November 16, 2012
Industry News

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Improving Earthquake Resilience: Reinforced Concrete Buildings Under Examination

Shake, rattle, and perhaps roll – these thoughts occupy the minds of a team of young engineers hailing from Tufts University. They are currently engaged in an extensive assessment of buildings constructed with reinforced concrete frames and masonry infill walls to determine how they perform in the face of an earthquake. Their ambitious objective is to push a building in El Centro, California, to the brink of collapse through a series of rigorous tests.

Given California's status as an earthquake-prone state, these tests have far-reaching implications. The results will be instrumental in enhancing the accuracy of analytical models used by engineers to assess the seismic safety of similarly constructed buildings, irrespective of their location. This research is particularly significant because the chosen building has already sustained severe damage from prior earthquakes and is slated for demolition.

The selected building has never undergone retrofitting with materials like carbon fiber reinforced polymers (CFRP). Notably, CFRP systems, such as those developed by HJ3 Composite Technologies, offer the capability to seismically retrofit a wide range of structures, including residential, civil, commercial, and industrial. By wrapping concrete, steel, masonry, or wood structures in carbon fiber, the high-tensile strength of this material effectively withstands the live loads generated by seismic forces. Structures can be retrofitted to conform to changes in seismic codes, regardless of whether an earthquake has occurred in the past or not.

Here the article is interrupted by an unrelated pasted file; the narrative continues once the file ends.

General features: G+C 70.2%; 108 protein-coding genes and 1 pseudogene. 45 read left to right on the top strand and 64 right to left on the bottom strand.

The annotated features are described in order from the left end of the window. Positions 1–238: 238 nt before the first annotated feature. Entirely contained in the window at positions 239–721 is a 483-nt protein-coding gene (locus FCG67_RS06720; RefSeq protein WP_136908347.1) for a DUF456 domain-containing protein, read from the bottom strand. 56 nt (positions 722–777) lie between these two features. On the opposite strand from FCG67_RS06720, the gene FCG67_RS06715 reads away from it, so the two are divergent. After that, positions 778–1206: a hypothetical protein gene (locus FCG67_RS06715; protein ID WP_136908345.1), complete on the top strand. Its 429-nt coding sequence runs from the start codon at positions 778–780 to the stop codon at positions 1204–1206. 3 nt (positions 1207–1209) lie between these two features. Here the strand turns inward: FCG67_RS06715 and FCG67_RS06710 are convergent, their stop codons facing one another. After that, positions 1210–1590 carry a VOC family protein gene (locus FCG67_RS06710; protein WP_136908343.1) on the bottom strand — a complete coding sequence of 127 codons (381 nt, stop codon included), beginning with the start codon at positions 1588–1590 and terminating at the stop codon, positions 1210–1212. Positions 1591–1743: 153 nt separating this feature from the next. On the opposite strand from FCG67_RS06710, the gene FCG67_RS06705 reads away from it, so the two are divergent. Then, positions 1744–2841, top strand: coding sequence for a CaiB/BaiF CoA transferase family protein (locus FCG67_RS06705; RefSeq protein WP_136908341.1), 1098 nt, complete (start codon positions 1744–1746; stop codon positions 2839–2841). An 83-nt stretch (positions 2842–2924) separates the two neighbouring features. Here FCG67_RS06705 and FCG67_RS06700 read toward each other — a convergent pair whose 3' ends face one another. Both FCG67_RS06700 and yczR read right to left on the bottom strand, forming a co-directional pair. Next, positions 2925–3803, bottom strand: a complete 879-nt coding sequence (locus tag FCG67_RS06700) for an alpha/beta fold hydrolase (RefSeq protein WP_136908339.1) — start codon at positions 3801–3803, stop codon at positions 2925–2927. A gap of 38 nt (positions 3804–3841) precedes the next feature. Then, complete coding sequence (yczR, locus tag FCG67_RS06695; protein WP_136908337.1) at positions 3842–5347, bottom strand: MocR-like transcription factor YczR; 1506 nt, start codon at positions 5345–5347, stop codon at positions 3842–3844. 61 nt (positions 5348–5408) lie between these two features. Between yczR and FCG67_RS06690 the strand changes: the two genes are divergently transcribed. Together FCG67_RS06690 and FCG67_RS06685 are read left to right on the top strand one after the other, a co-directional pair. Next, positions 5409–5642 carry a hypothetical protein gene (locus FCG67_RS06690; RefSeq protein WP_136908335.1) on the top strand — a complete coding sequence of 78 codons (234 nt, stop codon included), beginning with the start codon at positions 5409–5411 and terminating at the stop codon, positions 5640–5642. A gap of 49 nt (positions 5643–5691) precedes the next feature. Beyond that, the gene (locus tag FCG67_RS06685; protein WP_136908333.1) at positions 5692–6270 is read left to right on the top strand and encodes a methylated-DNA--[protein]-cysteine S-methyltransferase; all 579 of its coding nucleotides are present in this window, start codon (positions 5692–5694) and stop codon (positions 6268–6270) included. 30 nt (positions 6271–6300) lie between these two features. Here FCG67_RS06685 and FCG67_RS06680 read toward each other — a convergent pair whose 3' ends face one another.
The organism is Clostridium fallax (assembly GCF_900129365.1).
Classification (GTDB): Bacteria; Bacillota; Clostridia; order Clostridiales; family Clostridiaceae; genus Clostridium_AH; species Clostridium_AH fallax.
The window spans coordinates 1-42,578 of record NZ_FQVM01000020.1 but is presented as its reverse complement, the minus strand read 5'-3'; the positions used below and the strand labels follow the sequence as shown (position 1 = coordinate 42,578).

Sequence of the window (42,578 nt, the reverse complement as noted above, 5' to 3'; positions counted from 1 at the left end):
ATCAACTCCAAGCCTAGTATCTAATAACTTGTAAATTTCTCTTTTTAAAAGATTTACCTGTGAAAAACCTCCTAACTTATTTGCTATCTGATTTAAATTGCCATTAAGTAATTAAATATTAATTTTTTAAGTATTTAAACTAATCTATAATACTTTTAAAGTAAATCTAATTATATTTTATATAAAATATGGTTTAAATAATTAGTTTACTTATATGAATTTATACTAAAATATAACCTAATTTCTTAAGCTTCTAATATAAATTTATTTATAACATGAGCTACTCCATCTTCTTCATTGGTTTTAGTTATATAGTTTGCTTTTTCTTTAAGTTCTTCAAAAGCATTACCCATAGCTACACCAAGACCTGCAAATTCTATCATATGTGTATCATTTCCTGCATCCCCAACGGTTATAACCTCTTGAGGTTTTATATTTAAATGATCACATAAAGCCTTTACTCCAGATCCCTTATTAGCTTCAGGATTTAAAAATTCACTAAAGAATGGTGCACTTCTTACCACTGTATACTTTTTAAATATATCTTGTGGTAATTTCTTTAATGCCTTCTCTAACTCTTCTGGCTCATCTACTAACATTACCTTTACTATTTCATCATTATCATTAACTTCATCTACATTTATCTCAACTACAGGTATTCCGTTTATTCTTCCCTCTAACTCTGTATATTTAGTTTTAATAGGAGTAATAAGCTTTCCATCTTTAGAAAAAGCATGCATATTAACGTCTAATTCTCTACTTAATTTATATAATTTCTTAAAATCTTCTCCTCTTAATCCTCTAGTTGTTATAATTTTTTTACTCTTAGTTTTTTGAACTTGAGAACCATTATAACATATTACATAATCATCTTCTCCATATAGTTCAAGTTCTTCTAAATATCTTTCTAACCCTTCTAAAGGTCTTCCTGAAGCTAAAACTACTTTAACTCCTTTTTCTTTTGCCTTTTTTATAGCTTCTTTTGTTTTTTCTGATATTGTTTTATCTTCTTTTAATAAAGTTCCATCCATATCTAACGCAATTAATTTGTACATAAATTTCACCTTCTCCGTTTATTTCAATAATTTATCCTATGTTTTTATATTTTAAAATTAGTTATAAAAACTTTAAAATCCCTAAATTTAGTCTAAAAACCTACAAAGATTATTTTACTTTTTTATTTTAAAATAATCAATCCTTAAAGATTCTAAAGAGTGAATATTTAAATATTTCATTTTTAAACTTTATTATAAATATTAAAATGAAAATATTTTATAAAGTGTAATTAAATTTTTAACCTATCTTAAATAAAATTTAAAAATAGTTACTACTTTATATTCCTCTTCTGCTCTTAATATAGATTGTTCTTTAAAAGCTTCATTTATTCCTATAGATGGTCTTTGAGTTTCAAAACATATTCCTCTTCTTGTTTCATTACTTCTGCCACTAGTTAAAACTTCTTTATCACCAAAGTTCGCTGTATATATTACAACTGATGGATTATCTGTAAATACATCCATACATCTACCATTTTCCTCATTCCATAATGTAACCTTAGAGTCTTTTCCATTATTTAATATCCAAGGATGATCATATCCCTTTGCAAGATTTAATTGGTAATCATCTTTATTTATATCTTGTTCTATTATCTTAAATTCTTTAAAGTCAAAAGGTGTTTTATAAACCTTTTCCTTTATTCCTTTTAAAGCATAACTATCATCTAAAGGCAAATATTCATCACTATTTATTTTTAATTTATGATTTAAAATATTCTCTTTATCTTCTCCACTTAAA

The Tufts University engineers have structured their project into two main phases. Initially, they assess the building's existing condition and collect pertinent data. Subsequently, they will mount an "eccentric-mass shaker" on the building's roof. This specialized spinning device will create top-down vibrations to replicate the pulsating tremors of a genuine earthquake. Computers will record data from sensors strategically placed throughout the building.

Thousands of structures in earthquake-prone regions, including Los Angeles, San Francisco, the northwestern United States, New Zealand, the Mediterranean, and Latin America, are at risk if they haven't been retrofitted to adhere to current seismic codes. These structures could significantly benefit from the insights garnered in this study, and they could also find invaluable solutions in rapidly deployable, lightweight, high-strength alternatives such as HJ3's structural strengthening systems.

Tufts University Engineering Students Shake Building
West Commercial Avenue building in El Centro, CA. (Credit: Babak Moaveni, Tufts University)


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